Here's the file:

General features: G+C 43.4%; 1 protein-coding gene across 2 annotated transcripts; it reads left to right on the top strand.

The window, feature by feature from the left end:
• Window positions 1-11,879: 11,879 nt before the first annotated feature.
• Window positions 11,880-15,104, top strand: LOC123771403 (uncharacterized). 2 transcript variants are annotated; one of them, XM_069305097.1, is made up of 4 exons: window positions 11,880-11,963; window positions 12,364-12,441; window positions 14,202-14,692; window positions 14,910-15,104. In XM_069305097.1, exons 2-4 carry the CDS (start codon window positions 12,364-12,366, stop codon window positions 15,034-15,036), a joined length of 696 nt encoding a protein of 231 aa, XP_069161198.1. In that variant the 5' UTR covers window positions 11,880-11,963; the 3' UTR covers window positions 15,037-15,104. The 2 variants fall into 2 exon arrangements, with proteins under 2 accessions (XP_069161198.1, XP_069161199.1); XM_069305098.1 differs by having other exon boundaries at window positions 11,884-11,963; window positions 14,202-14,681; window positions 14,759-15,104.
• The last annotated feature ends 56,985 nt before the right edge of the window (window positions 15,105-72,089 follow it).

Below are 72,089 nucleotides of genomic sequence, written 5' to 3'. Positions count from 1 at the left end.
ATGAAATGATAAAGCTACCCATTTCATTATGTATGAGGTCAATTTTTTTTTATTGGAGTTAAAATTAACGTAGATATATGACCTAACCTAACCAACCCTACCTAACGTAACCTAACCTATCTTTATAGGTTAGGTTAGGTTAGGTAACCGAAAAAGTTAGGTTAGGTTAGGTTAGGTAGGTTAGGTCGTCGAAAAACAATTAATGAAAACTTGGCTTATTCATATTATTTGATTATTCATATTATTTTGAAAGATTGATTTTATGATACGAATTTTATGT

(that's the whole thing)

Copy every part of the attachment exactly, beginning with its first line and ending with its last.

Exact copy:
General features: G+C 43.4%; 1 protein-coding gene across 2 annotated transcripts; it reads left to right on the top strand.

The window, feature by feature from the left end:
• Window positions 1-11,879: 11,879 nt before the first annotated feature.
• Window positions 11,880-15,104, top strand: LOC123771403 (uncharacterized). 2 transcript variants are annotated; one of them, XM_069305097.1, is made up of 4 exons: window positions 11,880-11,963; window positions 12,364-12,441; window positions 14,202-14,692; window positions 14,910-15,104. In XM_069305097.1, exons 2-4 carry the CDS (start codon window positions 12,364-12,366, stop codon window positions 15,034-15,036), a joined length of 696 nt encoding a protein of 231 aa, XP_069161198.1. In that variant the 5' UTR covers window positions 11,880-11,963; the 3' UTR covers window positions 15,037-15,104. The 2 variants fall into 2 exon arrangements, with proteins under 2 accessions (XP_069161198.1, XP_069161199.1); XM_069305098.1 differs by having other exon boundaries at window positions 11,884-11,963; window positions 14,202-14,681; window positions 14,759-15,104.
• The last annotated feature ends 56,985 nt before the right edge of the window (window positions 15,105-72,089 follow it).

Below are 72,089 nucleotides of genomic sequence, written 5' to 3'. Positions count from 1 at the left end.
ATGAAATGATAAAGCTACCCATTTCATTATGTATGAGGTCAATTTTTTTTTATTGGAGTTAAAATTAACGTAGATATATGACCTAACCTAACCAACCCTACCTAACGTAACCTAACCTATCTTTATAGGTTAGGTTAGGTTAGGTAACCGAAAAAGTTAGGTTAGGTTAGGTTAGGTAGGTTAGGTCGTCGAAAAACAATTAATGAAAACTTGGCTTATTCATATTATTTGATTATTCATATTATTTTGAAAGATTGATTTTATGATACGAATTTTATGT